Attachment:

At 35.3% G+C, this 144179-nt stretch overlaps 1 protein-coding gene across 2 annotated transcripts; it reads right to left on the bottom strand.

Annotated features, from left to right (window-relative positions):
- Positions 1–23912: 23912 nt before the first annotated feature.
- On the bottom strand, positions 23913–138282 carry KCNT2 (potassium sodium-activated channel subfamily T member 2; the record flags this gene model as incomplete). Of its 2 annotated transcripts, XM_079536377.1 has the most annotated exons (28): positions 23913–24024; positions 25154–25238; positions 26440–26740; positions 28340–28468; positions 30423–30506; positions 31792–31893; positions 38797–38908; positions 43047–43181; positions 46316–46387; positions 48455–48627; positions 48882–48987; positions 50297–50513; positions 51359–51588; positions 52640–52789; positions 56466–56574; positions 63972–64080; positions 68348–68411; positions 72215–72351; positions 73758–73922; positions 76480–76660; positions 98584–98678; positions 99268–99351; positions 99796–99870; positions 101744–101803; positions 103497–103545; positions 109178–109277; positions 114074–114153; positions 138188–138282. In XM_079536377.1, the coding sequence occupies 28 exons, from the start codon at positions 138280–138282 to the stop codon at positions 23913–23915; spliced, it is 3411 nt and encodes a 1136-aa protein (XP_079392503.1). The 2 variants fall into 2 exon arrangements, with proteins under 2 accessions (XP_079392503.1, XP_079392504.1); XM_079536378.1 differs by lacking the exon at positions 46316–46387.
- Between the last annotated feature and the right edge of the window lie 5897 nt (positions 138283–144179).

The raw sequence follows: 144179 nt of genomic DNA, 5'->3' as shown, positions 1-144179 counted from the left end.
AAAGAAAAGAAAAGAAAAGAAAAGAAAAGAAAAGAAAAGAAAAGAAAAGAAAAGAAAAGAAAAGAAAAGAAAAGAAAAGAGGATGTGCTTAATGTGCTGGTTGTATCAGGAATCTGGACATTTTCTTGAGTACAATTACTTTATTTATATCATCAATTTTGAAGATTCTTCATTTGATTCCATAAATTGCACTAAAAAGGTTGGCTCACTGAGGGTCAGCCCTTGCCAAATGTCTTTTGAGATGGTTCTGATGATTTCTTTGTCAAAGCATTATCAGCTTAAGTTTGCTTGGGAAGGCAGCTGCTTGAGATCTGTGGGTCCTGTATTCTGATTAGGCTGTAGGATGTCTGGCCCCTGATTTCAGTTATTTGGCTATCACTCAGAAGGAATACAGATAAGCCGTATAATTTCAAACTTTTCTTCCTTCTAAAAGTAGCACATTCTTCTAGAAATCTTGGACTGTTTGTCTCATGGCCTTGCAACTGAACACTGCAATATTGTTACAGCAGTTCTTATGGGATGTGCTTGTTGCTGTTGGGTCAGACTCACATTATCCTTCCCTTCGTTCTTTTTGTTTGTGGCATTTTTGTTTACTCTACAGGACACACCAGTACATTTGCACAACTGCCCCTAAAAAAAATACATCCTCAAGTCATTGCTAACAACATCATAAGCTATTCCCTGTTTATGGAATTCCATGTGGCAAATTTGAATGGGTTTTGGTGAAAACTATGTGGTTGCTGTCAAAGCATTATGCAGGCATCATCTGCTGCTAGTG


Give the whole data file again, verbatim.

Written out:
At 35.3% G+C, this 144179-nt stretch overlaps 1 protein-coding gene across 2 annotated transcripts; it reads right to left on the bottom strand.

Annotated features, from left to right (window-relative positions):
- Positions 1–23912: 23912 nt before the first annotated feature.
- On the bottom strand, positions 23913–138282 carry KCNT2 (potassium sodium-activated channel subfamily T member 2; the record flags this gene model as incomplete). Of its 2 annotated transcripts, XM_079536377.1 has the most annotated exons (28): positions 23913–24024; positions 25154–25238; positions 26440–26740; positions 28340–28468; positions 30423–30506; positions 31792–31893; positions 38797–38908; positions 43047–43181; positions 46316–46387; positions 48455–48627; positions 48882–48987; positions 50297–50513; positions 51359–51588; positions 52640–52789; positions 56466–56574; positions 63972–64080; positions 68348–68411; positions 72215–72351; positions 73758–73922; positions 76480–76660; positions 98584–98678; positions 99268–99351; positions 99796–99870; positions 101744–101803; positions 103497–103545; positions 109178–109277; positions 114074–114153; positions 138188–138282. In XM_079536377.1, the coding sequence occupies 28 exons, from the start codon at positions 138280–138282 to the stop codon at positions 23913–23915; spliced, it is 3411 nt and encodes a 1136-aa protein (XP_079392503.1). The 2 variants fall into 2 exon arrangements, with proteins under 2 accessions (XP_079392503.1, XP_079392504.1); XM_079536378.1 differs by lacking the exon at positions 46316–46387.
- Between the last annotated feature and the right edge of the window lie 5897 nt (positions 138283–144179).

The raw sequence follows: 144179 nt of genomic DNA, 5'->3' as shown, positions 1-144179 counted from the left end.
AAAGAAAAGAAAAGAAAAGAAAAGAAAAGAAAAGAAAAGAAAAGAAAAGAAAAGAAAAGAAAAGAAAAGAAAAGAAAAGAGGATGTGCTTAATGTGCTGGTTGTATCAGGAATCTGGACATTTTCTTGAGTACAATTACTTTATTTATATCATCAATTTTGAAGATTCTTCATTTGATTCCATAAATTGCACTAAAAAGGTTGGCTCACTGAGGGTCAGCCCTTGCCAAATGTCTTTTGAGATGGTTCTGATGATTTCTTTGTCAAAGCATTATCAGCTTAAGTTTGCTTGGGAAGGCAGCTGCTTGAGATCTGTGGGTCCTGTATTCTGATTAGGCTGTAGGATGTCTGGCCCCTGATTTCAGTTATTTGGCTATCACTCAGAAGGAATACAGATAAGCCGTATAATTTCAAACTTTTCTTCCTTCTAAAAGTAGCACATTCTTCTAGAAATCTTGGACTGTTTGTCTCATGGCCTTGCAACTGAACACTGCAATATTGTTACAGCAGTTCTTATGGGATGTGCTTGTTGCTGTTGGGTCAGACTCACATTATCCTTCCCTTCGTTCTTTTTGTTTGTGGCATTTTTGTTTACTCTACAGGACACACCAGTACATTTGCACAACTGCCCCTAAAAAAAATACATCCTCAAGTCATTGCTAACAACATCATAAGCTATTCCCTGTTTATGGAATTCCATGTGGCAAATTTGAATGGGTTTTGGTGAAAACTATGTGGTTGCTGTCAAAGCATTATGCAGGCATCATCTGCTGCTAGTG